I was interested in the food the Algonquian Americans ate and how it was prepared.  The way the women carried water (in large, hollowed out gourds and in deer bladders) and how at least the elite villagers dried their hands (on downy bird feathers) intrigued me.  The author’s detail about ceremonial dances was informative.  For example, a successful group hunt was replicated afterward in the village by its women, representing the hunters, surrounding the men, dressed to represent the hunted.  Closing upon the increasingly clustered “animals,” the “hunters” sang songs that urged the prey to surrender.
How the Algonquians identified objects entirely foreign to them and how they identified the passage of time was also intriguing.  The Atlantic Ocean was called “the Great Waters.”  An English sailing ship was a “swan canoe.”  A musket was a “fire-stick.”  A year’s passing was called a change of leaves.  A month was a new full moon.
I appreciated the author’s portrayal of Powhatan.  He is not the stereotypical fierce warrior, intimidator, and intractable enemy of the Jamestown settlement as he is often depicted.  Fairly early in the novel the author has Powhatan say this to Pocahontas.
“In my sixty years, I’ve seen our people flee, to lie in the cold woods, feeding upon nothing but acorns and roots, with no rest, little food, and poor sleep,” he says.  “We’ve prevailed, but we’ve lost many, and still the outsiders return.  If our people are to survive, we must learn to live with the intruders.  It’s only through friendship and trust that we bring safety to the people.”
Finally, the author’s narration of events leading to John Smith’s capture and his averted execution did engage me.  Part of the appeal was the natives’ lack of knowledge about the Tassantassuk (the outsiders, i.e. the English).  How Powhatan chose to engage the English, recognizing that every option had its risks, encouraged me eager to continue reading.
Much as I liked certain aspects of the novel, I was not satisfied with the entirety of it.
First, although the author’s narration is professional enough throughout, in no specific place did I consider it exceptional.  I did like many of the similes Pocahontas uses because she relates sensory impressions to facts of nature.
            “still as stones at the bottom of a river”
            “limbs twisted like the oak tree”
            “her arms and legs brown and smooth like the skin of a water snake”
            “his hair hangs to his shoulders like wet vines”
I felt, however, that her presentation of sensory description in scenes involving dialogue could occasionally have been more precise, more what the senses actually experience than what the mind easily generalizes.  The narration in the example below is a good example.  It is adequate, not exceptional.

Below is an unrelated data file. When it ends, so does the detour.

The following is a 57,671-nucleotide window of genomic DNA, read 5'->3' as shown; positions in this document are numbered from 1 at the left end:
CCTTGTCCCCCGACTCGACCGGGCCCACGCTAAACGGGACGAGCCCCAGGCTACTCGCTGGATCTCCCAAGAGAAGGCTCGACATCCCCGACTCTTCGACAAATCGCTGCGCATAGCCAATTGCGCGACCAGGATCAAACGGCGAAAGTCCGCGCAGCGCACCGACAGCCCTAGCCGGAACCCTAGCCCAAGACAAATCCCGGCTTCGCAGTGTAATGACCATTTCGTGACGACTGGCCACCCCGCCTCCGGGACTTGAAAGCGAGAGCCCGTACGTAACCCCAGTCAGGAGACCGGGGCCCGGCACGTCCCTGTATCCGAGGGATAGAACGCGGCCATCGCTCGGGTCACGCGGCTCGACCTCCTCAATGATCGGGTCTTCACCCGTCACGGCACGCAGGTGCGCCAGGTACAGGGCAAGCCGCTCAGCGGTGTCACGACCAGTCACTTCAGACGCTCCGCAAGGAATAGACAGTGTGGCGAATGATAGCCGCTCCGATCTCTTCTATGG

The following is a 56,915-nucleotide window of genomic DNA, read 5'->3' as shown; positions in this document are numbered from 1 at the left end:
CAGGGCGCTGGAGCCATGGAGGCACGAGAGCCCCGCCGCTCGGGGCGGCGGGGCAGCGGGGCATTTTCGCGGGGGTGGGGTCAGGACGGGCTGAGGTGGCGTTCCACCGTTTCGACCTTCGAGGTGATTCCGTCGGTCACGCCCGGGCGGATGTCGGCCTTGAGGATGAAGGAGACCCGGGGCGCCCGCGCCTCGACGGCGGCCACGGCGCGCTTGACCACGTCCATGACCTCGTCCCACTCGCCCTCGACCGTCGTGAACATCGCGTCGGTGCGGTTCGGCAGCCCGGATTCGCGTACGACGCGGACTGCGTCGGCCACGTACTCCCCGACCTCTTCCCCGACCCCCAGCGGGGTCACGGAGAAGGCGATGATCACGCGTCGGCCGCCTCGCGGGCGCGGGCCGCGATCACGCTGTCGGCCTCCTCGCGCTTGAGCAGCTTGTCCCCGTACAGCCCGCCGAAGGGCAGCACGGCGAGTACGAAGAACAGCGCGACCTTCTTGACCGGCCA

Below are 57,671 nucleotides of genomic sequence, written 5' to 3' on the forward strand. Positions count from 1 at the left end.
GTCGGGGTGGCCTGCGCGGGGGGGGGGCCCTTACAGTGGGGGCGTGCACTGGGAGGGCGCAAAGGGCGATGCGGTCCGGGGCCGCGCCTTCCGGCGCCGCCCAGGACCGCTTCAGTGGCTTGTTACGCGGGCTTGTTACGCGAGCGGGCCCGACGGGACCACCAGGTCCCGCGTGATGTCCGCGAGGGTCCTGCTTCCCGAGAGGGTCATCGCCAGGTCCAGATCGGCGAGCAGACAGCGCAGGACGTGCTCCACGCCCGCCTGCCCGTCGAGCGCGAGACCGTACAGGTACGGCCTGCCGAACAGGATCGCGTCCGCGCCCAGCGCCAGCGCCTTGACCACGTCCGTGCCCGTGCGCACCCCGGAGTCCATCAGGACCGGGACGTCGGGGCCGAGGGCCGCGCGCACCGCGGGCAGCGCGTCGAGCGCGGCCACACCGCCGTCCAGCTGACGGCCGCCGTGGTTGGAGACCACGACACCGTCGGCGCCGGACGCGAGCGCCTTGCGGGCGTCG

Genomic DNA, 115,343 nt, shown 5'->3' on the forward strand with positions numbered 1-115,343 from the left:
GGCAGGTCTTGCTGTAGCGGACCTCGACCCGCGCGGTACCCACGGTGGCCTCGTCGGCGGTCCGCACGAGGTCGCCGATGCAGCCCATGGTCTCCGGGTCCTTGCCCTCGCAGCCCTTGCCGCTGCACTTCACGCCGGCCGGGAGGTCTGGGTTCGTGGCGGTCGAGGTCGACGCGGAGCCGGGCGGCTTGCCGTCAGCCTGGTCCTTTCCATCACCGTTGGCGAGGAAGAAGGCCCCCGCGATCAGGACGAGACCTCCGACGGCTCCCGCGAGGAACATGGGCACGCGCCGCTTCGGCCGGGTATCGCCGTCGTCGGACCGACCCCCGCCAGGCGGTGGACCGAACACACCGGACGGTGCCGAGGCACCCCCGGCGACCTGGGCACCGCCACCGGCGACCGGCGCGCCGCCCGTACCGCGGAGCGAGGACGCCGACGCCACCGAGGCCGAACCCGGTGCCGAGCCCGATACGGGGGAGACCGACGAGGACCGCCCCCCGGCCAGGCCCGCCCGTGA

The urge to run after him is strong; I take a step in his direction and then stop when I see Winganuske [her father’s newest wife] at the door of my father’s house.
“What’s the matter, Pocahontas?” she murmurs.  “Is your future husband leaving you already?”  The smile on her face does not match the tone of her words.
“He is not my husband,” I mutter, the skin on my cheeks burning.
“And whose fault is that?” she asks.
“You don’t know anything about me and Kocoum,” I say, my lips quivering and my voice shaking in my throat.  “Why can’t you leave us alone?”
Second, I am not a fan of first person narration.  Pocahontas tells us her thoughts, feelings, understandings, and actions.  At the beginning of the novel she is eleven-years-old.  Her primary conflict, once we get past Smith’s averted execution, is her difficulty in making a life-changing choice.  Should she marry her handsome suitor with whom she has had sex and thereafter immerse herself entirely in the ways of her culture or pursue her remarkable opportunity (her friendship with Smith) to grow beyond the limitations of her culture by learning what the strange, intriguing Englishmen could teach her?  It is a worthy conflict around which an engrossing historical novel could be constructed, but I felt the author fell short of accomplishing that.  (Maybe her forthcoming second installment -- Part Two -- will succeed)  Instead, we read repeated questioning of whom she really loves, the suitor or Smith.  The novel ends without any progress being made toward resolving the conflict.  To pad content, the author invents other conflicts: her father’s newest wife clearly dislikes her; her best friend disappears after Powhatan chooses the girl to sleep with Smith, a native custom afforded guests.  After Smith is released by Powhatan to return to Jamestown, I lost interest in the novel.  The only question that I wanted answered was how much more would Powhatan tolerate being used by the English before he accepted the fact that he could not live next to them in peace.  Utilizing third person points of view that focuses on Powhatan and Smith as well as Pocahontas would have dramatized better the second half of the novel.